In Mishukov v. Fatoullaeva, 2019 ONSC 5550, Mr. Justice Grant R. Dow revived litigation which had been dismissed on consent by a court order in favour of arbitration. Despite having agreed to submit to arbitration, the parties never completed the arbitration in the agreed upon time frame and Defendants claimed that the arbitration could no longer proceed, Applying equitable estoppel, Dow J. determinined that a party which chooses to treat its agreement as subsisting cannot later claim non-performance. Dow J. held that a consent order dismissing an action was not a judicial determination of the dispute but only elevated the parties’ consent.
Plaintiff and Defendants had been engaged in litigation involving disputes over a partnership investment. After litigation had commenced, the parties had entered into Minutes of Settlement dated December 22, 2012 which included the following terms:
– a consent order on consent dismissing the litigation;
– resolution of the dispute by arbitration, including terms for the selection of the arbitrator, holding of funds in trust, a set length for the arbitration and costs; and,
– conclusion of the arbitration by March 31, 2012.
(Note: the reasons at paras 1 and 18 date the Minutes of Settlement at December 2012 but provide also that the arbitration, set out in the Minutes of Settlement, conclude by March 2012.)
The court issued an order on consent dismissing the litigation.
The parties confirmed an arbitrator, determined a schedule of issues, circulated an agreement to arbitrate and a retainer and discussed dates for the arbitration.
Despite dismissal of the litigation and steps taken to schedule the arbitration hearing, the parties never proceeded to the hearing. Each party eventually appointed new counsel.
Having appointed new counsel in July 2016, Defendants’ counsel took the position “for the first time” that the arbitrator had not been properly appointed and that Plaintiff had “no authority to proceed”. Plaintiff relied on “ongoing and repeated contact” between counsel as confirmation that the arbitration was still viable. Such contact included transfer of the funds in trust in October 2015 from Plaintiff’s counsel to the arbitrator and discussion in January 2016 for dates in April 2016 for the hearing.
Dow J. observed that “ At no time did either party raise an issue with respect to the proceeding being beyond the time set out in the Minutes of Settlement or that a two year limitation period began to run as of March 31, 2012.”
Plaintiff applied to the court for an order setting aside the dismissal of the action.
Plaintiff referred to equitable estoppel discussed and applied in Conwest Exploration Co. v. Letain,  SCR 20, 1963 CanLII 35 (SCC) pp. 28-29 which provides that a party which chooses to treats its contract as subsisting cannot later claim non-performance.
“The inference to be drawn from Letain’s conduct until October 9, 1958, when he revoked his consent to the use of his name, was that he was participating in the incorporation of this company with full knowledge of what was being done, and was accepting Conwest’s steps towards incorporation of this company as performance of Conwest’s obligations under the two agreements. He knew what the position was. He chose to treat his contracts with Conwest as subsisting. He continued these contracts although he now says they were not fully performed at the due date. He cannot now assert his construction of the contract that the letters patent should have been sealed and issued on or before October 1.”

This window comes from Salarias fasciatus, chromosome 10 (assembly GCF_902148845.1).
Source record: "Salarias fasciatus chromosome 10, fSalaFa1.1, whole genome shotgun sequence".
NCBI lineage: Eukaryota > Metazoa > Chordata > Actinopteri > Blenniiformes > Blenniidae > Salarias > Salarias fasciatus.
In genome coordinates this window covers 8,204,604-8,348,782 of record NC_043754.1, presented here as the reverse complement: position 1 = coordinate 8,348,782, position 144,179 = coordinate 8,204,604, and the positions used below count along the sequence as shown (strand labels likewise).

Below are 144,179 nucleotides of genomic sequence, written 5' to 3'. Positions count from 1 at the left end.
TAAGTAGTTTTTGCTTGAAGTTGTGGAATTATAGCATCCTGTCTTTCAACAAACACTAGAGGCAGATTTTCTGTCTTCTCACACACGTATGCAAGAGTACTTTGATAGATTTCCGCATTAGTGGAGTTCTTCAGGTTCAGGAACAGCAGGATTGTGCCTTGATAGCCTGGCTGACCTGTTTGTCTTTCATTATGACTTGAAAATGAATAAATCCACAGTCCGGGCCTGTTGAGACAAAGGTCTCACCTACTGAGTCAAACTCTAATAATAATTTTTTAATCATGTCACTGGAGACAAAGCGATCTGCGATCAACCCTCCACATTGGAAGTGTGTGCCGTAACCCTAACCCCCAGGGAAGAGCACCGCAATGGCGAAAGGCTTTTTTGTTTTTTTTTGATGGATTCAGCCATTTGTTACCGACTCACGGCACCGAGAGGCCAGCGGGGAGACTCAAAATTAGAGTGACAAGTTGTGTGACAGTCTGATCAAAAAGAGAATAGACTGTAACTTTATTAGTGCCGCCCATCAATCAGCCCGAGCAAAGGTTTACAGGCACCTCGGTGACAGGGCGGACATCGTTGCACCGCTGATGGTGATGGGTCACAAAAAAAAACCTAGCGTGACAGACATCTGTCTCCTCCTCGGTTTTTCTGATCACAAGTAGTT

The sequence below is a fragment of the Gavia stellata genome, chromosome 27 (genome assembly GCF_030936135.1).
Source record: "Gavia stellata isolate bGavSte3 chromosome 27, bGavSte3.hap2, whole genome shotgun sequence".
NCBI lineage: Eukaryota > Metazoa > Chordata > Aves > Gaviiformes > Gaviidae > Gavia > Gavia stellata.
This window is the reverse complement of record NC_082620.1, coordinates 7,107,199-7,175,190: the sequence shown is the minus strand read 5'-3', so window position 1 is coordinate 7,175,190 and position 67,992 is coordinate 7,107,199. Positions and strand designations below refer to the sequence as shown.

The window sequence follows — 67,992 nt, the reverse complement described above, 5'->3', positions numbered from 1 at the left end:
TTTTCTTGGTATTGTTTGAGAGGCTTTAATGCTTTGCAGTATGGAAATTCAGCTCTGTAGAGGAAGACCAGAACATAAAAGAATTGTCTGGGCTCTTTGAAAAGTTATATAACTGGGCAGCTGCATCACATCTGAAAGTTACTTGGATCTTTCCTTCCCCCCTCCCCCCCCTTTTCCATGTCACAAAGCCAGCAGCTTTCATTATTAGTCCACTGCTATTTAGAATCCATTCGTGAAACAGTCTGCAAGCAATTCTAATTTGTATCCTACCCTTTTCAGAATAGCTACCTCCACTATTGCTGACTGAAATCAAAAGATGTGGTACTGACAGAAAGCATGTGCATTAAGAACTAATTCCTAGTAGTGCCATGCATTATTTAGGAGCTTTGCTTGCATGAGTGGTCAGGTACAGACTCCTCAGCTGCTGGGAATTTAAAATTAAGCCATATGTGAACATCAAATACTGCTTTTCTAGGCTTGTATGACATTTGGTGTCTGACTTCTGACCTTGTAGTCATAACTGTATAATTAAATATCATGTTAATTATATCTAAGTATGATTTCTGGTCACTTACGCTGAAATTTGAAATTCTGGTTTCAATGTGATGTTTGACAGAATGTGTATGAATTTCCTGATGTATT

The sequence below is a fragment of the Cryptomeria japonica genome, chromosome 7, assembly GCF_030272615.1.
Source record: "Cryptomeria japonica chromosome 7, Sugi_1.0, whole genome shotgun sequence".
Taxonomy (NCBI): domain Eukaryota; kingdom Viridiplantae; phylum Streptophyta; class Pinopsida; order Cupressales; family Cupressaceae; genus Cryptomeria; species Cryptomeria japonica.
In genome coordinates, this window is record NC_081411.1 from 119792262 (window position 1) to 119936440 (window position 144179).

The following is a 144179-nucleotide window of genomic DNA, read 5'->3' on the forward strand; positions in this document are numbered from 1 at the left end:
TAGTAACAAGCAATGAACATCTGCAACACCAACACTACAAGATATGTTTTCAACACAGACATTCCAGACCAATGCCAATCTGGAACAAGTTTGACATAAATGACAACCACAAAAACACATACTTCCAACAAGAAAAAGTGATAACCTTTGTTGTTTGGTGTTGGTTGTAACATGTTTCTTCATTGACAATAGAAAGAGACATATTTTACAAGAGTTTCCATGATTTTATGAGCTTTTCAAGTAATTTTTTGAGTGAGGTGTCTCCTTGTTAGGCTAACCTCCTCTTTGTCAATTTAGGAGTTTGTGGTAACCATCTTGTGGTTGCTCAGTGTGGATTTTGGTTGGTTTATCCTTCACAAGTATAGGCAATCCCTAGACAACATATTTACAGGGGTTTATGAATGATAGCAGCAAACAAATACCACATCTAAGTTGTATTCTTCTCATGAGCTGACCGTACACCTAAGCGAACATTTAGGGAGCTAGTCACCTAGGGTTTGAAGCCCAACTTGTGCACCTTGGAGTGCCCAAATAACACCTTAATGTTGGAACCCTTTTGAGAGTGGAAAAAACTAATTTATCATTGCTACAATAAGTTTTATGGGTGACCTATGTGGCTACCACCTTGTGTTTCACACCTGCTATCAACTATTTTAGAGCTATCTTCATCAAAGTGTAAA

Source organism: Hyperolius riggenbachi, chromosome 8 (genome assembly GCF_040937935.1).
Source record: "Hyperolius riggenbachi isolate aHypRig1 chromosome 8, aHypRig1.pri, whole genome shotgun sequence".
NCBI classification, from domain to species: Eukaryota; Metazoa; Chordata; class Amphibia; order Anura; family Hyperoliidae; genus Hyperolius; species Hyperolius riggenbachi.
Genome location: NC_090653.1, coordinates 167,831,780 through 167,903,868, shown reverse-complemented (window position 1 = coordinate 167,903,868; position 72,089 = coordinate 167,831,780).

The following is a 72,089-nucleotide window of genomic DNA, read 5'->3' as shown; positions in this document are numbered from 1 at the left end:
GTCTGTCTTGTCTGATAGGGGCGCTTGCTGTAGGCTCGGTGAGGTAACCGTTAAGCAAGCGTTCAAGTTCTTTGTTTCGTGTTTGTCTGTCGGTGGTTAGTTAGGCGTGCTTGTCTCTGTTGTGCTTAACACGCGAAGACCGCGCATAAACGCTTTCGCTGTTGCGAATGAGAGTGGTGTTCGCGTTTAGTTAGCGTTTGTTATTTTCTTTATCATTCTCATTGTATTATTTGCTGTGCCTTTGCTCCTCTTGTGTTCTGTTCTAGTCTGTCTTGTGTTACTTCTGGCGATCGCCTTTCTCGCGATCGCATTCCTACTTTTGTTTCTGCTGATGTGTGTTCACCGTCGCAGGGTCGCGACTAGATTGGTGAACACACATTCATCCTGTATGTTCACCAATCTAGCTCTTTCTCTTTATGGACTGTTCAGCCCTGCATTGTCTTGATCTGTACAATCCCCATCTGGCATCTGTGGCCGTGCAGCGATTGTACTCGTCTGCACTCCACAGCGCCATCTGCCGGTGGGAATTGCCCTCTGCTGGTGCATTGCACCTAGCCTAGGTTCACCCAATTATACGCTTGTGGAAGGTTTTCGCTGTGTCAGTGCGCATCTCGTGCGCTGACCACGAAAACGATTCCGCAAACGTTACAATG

Dow J. noted that equitable estoppel was applied in Re Tudale Explorations Ltd. and Bruce et al., 1978 CanLII 1471 (ON SC) which cited Hughes v. Metropolitan R. Co. (1877), 2 App. Cas. 439:
“… it is the first principle upon which all Courts of Equity proceed, that if parties who have entered into definite and distinct terms involving certain legal results–certain penalties or legal forfeiture–afterwards by their own act or with their own consent enter upon a course of negotiation which has the effect of leading one of the parties to suppose that the strict rights arising under the contract will not be enforced, or will be kept in suspense, or held in abeyance, the person who otherwise might have enforced those rights will not be allowed to enforce them where it would be inequitable having regard to the dealings which have thus taken place between the parties.”
Re Tudale Explorations Ltd. and Bruce further stated the then current state of the doctrine as follows:
“The essential features are an unambiguous representation which was intended to be acted upon and indeed was acted upon. The present rule is now expressed by Snell in his work Snell’s Principles of Equity, 27th ed. (1973), p. 563, as follows:
Where by his words or conduct one party to a transaction makes to the other an unambiguous promise or assurance which is intended to affect the legal relations between them (whether contractual or otherwise), and the other party acts upon it, altering his position to his detriment, the party making the promise or assurance will not be permitted to act inconsistently with it.”